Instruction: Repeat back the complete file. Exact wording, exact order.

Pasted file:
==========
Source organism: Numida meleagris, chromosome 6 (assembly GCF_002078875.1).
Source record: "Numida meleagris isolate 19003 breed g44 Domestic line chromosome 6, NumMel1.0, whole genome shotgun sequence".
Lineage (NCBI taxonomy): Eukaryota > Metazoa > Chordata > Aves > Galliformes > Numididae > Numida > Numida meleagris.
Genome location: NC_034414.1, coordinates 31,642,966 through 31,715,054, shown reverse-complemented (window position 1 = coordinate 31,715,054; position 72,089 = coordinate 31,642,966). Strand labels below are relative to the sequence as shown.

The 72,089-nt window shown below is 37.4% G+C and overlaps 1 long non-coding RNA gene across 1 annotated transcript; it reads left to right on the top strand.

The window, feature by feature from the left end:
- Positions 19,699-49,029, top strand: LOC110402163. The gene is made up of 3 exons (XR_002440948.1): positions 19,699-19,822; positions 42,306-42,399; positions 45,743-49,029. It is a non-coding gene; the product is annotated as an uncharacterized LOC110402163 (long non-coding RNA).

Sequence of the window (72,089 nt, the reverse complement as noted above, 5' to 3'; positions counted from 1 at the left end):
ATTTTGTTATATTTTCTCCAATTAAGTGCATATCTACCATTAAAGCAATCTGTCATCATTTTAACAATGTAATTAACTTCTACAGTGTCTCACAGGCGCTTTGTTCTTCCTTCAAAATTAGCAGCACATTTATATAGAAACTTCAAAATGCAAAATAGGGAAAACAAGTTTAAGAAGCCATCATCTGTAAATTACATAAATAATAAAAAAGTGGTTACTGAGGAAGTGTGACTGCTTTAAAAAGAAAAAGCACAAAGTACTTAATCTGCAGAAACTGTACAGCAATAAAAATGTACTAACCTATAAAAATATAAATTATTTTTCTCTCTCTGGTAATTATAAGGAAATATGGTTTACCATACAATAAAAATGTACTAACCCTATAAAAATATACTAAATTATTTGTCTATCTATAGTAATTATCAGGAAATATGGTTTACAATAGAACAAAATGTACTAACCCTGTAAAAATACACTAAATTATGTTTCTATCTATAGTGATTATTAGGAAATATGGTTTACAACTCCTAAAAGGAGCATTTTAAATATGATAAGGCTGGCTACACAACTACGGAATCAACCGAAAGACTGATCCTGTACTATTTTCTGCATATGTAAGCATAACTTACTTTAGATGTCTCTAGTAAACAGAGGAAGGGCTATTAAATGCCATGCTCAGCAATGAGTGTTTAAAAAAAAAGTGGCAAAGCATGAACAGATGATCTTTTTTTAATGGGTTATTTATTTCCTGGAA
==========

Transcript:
Source organism: Numida meleagris, chromosome 6 (assembly GCF_002078875.1).
Source record: "Numida meleagris isolate 19003 breed g44 Domestic line chromosome 6, NumMel1.0, whole genome shotgun sequence".
Lineage (NCBI taxonomy): Eukaryota > Metazoa > Chordata > Aves > Galliformes > Numididae > Numida > Numida meleagris.
Genome location: NC_034414.1, coordinates 31,642,966 through 31,715,054, shown reverse-complemented (window position 1 = coordinate 31,715,054; position 72,089 = coordinate 31,642,966). Strand labels below are relative to the sequence as shown.

The 72,089-nt window shown below is 37.4% G+C and overlaps 1 long non-coding RNA gene across 1 annotated transcript; it reads left to right on the top strand.

The window, feature by feature from the left end:
- Positions 19,699-49,029, top strand: LOC110402163. The gene is made up of 3 exons (XR_002440948.1): positions 19,699-19,822; positions 42,306-42,399; positions 45,743-49,029. It is a non-coding gene; the product is annotated as an uncharacterized LOC110402163 (long non-coding RNA).

Sequence of the window (72,089 nt, the reverse complement as noted above, 5' to 3'; positions counted from 1 at the left end):
ATTTTGTTATATTTTCTCCAATTAAGTGCATATCTACCATTAAAGCAATCTGTCATCATTTTAACAATGTAATTAACTTCTACAGTGTCTCACAGGCGCTTTGTTCTTCCTTCAAAATTAGCAGCACATTTATATAGAAACTTCAAAATGCAAAATAGGGAAAACAAGTTTAAGAAGCCATCATCTGTAAATTACATAAATAATAAAAAAGTGGTTACTGAGGAAGTGTGACTGCTTTAAAAAGAAAAAGCACAAAGTACTTAATCTGCAGAAACTGTACAGCAATAAAAATGTACTAACCTATAAAAATATAAATTATTTTTCTCTCTCTGGTAATTATAAGGAAATATGGTTTACCATACAATAAAAATGTACTAACCCTATAAAAATATACTAAATTATTTGTCTATCTATAGTAATTATCAGGAAATATGGTTTACAATAGAACAAAATGTACTAACCCTGTAAAAATACACTAAATTATGTTTCTATCTATAGTGATTATTAGGAAATATGGTTTACAACTCCTAAAAGGAGCATTTTAAATATGATAAGGCTGGCTACACAACTACGGAATCAACCGAAAGACTGATCCTGTACTATTTTCTGCATATGTAAGCATAACTTACTTTAGATGTCTCTAGTAAACAGAGGAAGGGCTATTAAATGCCATGCTCAGCAATGAGTGTTTAAAAAAAAAGTGGCAAAGCATGAACAGATGATCTTTTTTTAATGGGTTATTTATTTCCTGGAA